16. In due course of time, if buying health insurance through the exchanges turns out to be a feasible, cost effective option for individuals, decoupling the employer-healthcare relationship will be beneficial. It will create a more nimble and dynamic workforce that can take on greater risk, hopefully driving greater innovation. The key will be availability, accessibility, and quality of coverage through the HIXs.

  17. One of the “lessons learned” from the California experience with the “Meaningful use” program to date (as recently reported by CHCF) is that they underestimated the Medicaid provider registrations volume (‘Medi-Cal’) by a factor of nearly 3.

    This is expected to only worsen (on the actual patient care front) as Medicaid eligibility expands under ACA to pick up those otherwise priced out of for-profit insurance and not getting employer-paid coverage. Medicaid docs have long been overworked and underpaid. California has no idea how they’re gonna have enough physicians (or even PAs and NPs) to service this looming population once ACA is in full swing.

    This will be a problem in just about every state.

  18. I’m with you, Tom. It was the insuperable barrier of the labor unions that kep employers in the health benefit business. I think the clean approach is for employers to exit, which is what they are going to do in response to ACA, small employers first, then larger ones when the Cadillac tax kicks in.
    The employer is “in the way” of patients taking charge of the health benefit, and keeping the savings from making intelligent benefits choices.

  19. I’m one of those who work on contract so I welcome the additional opportunities. I still do NOT understand why we perpetuate the employer/health care relationship. Separate employment and health care and you solve a ton of problems and free up business capital. You solve the personal conviction aspect of insurance, placing the onus on the individual to decide what is covered or not. You level the playing field for all of us working, too.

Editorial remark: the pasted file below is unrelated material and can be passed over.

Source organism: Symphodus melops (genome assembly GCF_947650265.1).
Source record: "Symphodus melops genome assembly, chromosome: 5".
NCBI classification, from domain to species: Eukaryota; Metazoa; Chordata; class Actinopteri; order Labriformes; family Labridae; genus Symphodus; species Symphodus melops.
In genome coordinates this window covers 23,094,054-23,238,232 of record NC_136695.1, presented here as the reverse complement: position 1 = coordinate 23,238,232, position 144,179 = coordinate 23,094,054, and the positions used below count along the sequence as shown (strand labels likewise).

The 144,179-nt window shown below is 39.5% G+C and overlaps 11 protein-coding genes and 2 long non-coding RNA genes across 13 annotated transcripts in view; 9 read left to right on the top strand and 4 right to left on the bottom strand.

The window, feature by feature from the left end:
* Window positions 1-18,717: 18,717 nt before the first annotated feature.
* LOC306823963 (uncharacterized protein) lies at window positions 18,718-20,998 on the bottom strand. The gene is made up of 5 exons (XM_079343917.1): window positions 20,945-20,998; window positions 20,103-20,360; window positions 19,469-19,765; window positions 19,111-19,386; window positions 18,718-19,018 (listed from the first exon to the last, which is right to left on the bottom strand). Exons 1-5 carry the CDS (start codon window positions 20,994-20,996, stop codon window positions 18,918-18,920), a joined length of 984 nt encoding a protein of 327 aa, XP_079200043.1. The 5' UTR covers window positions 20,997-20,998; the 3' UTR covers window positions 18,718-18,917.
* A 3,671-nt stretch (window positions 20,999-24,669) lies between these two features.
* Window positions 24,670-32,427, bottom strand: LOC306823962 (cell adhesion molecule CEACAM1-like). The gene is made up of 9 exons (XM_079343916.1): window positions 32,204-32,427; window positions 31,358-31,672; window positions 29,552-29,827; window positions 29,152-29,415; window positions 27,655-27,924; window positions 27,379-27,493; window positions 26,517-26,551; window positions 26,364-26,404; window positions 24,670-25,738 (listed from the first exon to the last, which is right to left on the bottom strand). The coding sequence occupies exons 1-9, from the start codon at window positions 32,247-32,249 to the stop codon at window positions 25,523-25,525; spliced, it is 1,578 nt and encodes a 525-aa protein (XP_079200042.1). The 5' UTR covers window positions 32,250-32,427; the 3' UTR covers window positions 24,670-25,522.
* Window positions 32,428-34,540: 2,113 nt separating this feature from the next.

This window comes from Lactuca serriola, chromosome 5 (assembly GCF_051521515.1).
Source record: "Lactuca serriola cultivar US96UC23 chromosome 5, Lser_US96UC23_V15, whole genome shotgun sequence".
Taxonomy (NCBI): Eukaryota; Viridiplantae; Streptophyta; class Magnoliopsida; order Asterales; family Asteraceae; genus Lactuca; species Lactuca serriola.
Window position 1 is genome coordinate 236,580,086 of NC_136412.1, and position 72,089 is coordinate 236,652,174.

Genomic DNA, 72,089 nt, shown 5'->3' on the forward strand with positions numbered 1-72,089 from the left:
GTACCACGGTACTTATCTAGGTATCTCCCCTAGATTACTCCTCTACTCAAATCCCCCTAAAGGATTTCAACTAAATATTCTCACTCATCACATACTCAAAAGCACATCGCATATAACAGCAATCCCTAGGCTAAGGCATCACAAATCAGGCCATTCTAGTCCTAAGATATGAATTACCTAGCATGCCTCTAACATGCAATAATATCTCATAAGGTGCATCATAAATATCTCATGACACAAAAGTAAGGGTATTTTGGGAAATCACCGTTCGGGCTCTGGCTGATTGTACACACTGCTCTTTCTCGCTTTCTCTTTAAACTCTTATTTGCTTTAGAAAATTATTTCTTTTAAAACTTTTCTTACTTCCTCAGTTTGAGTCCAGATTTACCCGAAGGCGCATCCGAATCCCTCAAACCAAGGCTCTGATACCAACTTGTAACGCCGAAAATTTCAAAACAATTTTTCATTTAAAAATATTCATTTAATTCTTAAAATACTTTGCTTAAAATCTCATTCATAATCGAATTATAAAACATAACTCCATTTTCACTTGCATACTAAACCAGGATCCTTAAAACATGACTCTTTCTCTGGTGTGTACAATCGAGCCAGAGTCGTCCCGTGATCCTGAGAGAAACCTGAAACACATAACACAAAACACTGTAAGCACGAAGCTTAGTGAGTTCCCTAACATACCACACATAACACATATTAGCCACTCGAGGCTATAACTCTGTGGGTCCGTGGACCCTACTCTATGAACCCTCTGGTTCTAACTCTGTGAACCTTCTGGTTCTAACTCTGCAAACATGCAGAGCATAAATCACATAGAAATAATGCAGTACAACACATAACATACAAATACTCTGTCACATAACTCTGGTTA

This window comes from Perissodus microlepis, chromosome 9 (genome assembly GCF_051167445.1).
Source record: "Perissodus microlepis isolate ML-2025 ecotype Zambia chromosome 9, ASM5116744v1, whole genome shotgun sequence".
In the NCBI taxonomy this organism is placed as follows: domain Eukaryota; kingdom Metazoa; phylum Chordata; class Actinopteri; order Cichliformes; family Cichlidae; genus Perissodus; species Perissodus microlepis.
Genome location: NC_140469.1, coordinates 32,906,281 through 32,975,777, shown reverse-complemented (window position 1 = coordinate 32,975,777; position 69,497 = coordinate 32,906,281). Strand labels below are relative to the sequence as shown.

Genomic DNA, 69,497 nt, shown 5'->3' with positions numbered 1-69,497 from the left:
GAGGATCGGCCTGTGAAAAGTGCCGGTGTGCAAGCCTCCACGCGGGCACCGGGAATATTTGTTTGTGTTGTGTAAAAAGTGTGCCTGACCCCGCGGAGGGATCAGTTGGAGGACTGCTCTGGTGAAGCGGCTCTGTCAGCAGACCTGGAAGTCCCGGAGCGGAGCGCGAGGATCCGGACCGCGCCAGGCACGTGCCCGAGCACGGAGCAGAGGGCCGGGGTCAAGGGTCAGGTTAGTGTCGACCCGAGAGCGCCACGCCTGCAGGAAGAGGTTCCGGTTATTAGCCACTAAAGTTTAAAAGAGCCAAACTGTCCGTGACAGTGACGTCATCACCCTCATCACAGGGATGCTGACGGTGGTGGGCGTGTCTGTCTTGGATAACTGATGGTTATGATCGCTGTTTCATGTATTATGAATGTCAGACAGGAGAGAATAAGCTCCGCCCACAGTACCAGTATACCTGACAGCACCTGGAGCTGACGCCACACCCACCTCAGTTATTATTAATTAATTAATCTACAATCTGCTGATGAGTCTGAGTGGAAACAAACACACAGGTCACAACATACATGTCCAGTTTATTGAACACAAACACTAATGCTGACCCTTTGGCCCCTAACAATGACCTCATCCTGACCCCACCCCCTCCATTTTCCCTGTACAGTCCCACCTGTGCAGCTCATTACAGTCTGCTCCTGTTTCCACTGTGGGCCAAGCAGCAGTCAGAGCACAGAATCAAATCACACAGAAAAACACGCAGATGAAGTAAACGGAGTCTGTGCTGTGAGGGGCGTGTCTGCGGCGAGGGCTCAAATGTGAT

20. The sad situation is many business owners will drop health plan coverage or reduce the work hours to 28. The latter is going to cause a financial strain on a segment of society that needs every dollar/hour they can get just to keep their heads above water.

  21. If Obamacare was viewed as disassembling corporate health coverage it would have never made it.

    I support the contracting out of employees solely to avoid buying them insurance because that will be the fastest way we will get to single pay supported by the tax system. Once newly contracted employees find out how precarious their new health care situation is they’ll line up for more secure single pay.

  22. contra workers / vis a vis perma-temps; I wrote a paper on it 3 years ago. If you didn’t anticipate this movement – you didn’t read the bill completely, and haven’t studied the several state examples of unintended consequences.
    Microsoft has deployed this meme for decades.